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Quadrus: Entropia

John Galanakis, a Greek guitarist and composer has formed a modern progressive metal supergroup capable of producing a theatrical concept album with enough range to allow two male vocalists and one female vocalist to sing convincingly in various lead and background roles. This provocative artistic arrangement serves the album Entropia, which is the Greek word for transformation, exceptionally well when considering an enormous canvas is truly needed to fit such a talented cadre of musicians. Entropia is the first major release for Quadrus and the bar has been set very high indeed. Concept albums, even in the digital age, are more the exception than the rule. Quadrus has rolled the bones on their debut release using the concept format. Usually bands such as The Who, Queensryche, and Iron Maiden were counseled (or forced) to only choose this unpredictable road after establishing themselves through world tours and a few albums to build a loyal following. Technology has changed the longitude and latitude of our lives.

Quadrus has decided a most different direction and prefers to poke conventional wisdom straight in the eye. Entropia is not a cut and dry commercial concept album but rather a detailed lyrical road map that earnestly attempts to understand the formation of life. It asks questions. It wants answers on why humanity wastes more time shooting each other than sleeping with each other. Their vision rings cinematic but doesn't slip to melodramatic and begins with a bright introduction, "Astra Nova" (Born) a narration spoken by a beautiful female voice: "But since the very beginning of the universe from blackness and shadow a hope sparked, a form of life." These inspirational words coupled with haunting keyboards set the right tone for this major story line to move forward.

The second song "Shadow Provision" starts the fall of humanity giving in to fear and making poor choices, 'That's the price to pay for our cruelty/If the light goes away/if there's nothing left to dream." In a "Sense of Matter" the pace, orchestration and vocal power picks up immensely and you can hear sonic shadings of Dream Theatre and later King Diamond, "I've stories to narrate/I have visions to foresee/I am here to breed sanity/in this great march of puppets." On "Deceptive Projection" they somehow managed to marry thrash rhythms with the alluring atmospherics of Enigma to produce a song and sound unlike any I have ever heard in my forty years of listening to metal. It's scary, seductive and splendidly original.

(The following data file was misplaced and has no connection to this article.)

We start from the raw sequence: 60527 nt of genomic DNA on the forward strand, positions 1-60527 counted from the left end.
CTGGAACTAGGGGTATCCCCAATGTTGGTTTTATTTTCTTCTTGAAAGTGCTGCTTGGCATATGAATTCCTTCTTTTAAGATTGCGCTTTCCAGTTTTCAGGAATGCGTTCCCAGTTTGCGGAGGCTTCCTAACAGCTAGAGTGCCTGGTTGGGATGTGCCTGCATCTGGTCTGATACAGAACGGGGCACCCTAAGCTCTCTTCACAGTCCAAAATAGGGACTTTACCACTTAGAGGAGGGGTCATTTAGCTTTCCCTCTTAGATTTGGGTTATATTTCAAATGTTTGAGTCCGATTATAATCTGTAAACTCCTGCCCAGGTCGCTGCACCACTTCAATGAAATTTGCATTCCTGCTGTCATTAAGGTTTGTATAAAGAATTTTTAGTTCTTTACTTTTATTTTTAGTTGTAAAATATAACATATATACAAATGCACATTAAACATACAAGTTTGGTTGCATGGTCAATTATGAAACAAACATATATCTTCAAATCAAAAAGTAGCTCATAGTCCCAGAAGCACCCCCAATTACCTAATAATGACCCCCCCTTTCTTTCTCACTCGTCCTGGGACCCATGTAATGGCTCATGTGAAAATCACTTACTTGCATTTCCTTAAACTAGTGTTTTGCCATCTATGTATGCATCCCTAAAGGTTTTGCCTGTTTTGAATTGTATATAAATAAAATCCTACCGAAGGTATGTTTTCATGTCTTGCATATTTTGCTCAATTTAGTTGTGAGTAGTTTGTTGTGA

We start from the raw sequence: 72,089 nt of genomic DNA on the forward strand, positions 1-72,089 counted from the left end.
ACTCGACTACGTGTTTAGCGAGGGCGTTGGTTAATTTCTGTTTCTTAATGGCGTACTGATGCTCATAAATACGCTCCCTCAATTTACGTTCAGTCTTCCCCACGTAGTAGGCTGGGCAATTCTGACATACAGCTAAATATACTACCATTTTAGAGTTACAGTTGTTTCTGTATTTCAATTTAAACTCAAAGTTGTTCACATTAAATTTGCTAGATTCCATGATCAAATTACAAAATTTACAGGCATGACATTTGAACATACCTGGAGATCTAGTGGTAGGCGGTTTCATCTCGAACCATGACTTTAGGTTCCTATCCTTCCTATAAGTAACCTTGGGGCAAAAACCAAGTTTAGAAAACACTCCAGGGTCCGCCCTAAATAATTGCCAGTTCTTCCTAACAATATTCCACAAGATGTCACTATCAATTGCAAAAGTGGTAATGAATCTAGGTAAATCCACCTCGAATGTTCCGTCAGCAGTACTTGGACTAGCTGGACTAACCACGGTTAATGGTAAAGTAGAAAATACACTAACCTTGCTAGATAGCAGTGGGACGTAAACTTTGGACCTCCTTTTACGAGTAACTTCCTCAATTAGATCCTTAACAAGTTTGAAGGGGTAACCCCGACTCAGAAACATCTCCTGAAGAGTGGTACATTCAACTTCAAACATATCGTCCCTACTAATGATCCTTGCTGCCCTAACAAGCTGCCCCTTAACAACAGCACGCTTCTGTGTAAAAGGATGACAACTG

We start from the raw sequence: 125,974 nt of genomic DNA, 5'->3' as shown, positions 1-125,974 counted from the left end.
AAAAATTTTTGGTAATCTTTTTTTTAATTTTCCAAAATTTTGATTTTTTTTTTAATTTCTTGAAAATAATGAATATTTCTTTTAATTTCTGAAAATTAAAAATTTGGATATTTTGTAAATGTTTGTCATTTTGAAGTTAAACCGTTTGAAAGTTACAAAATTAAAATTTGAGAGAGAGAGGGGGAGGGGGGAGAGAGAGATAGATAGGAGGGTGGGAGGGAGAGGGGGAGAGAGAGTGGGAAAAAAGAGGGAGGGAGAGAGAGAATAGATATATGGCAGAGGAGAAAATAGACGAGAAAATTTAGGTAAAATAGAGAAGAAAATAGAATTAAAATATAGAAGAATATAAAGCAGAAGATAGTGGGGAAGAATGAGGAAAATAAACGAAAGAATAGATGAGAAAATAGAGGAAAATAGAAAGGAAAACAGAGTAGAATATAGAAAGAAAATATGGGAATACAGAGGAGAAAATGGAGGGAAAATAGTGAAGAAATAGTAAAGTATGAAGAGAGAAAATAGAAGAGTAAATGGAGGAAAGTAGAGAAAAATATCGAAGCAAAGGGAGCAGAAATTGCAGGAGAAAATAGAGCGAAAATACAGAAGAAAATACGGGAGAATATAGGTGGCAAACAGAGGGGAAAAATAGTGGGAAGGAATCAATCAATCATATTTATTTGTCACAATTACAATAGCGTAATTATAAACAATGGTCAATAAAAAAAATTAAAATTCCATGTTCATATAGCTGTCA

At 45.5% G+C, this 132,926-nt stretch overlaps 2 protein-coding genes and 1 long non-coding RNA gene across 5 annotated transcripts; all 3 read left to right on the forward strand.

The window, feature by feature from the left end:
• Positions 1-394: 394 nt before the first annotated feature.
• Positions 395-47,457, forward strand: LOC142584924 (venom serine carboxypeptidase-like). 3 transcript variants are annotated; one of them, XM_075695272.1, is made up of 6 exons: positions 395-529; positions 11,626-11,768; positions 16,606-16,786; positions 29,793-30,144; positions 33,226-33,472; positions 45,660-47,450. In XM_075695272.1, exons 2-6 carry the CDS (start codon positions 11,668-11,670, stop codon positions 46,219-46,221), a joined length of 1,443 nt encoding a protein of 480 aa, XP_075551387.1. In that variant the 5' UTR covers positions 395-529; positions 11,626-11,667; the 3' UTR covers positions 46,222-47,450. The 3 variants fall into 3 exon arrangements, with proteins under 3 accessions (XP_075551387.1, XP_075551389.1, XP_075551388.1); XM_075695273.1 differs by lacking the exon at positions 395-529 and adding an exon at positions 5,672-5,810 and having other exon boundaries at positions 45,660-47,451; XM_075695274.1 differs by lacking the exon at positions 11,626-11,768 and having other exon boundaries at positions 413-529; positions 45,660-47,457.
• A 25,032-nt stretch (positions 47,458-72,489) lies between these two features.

"Attribution Theory" which represents track number seven and the (Guilt) theme is another tremendous metal opera that has overtones of Pink Floyd but is sung Morbid Angel style balancing bestial utterances with progressive musicianship, "In the shades of former light/I see through the astral plane/A silent image of myself consuming thoughts of pain" Entropia ends (or maybe begins, depending on your personal philosophy) with the final track "Entropia" which is a eighteen minute multi-sectional masterpiece of human transformation and cosmic salvation, "In the altered state of consciousness we found a better way/Our destiny in the universe is no longer our decay."

If you want to put together a band with male and female vocals, thrash guitars, Vangelis-like keyboard playing and sprinkle elements of Dream Theater, Pink Floyd, King Diamond and Morbid Angel----you absolutely must invent a complicated and amazingly melodic concept album like Entropia. I have not come across a musical creature like this in my lifetime and loudly wonder if I ever will again. It's that enthralling. It's that entertaining. And makes you think what we could do as a species if we just sat down for a moment to appreciate the motion of the stars instead of finding fault with our neighbors.


  1. Astra Nova (3:15)
  2. Shadow Provision (7:26)
  3. The Alpha Origin (8:01)
  4. Sense of Matter (5:19)
  5. Alternative Hypothesis (2:35)
  6. Deceptive Projection (6:40)
  7. Attribution Theory (7:08)
  8. Aggression (7:59)
  9. Entropia (18:00)

Added: April 14th 2017
Reviewer: Mark Antony Rossi
Related Link: Band Website
Hits: 2285
Language: english

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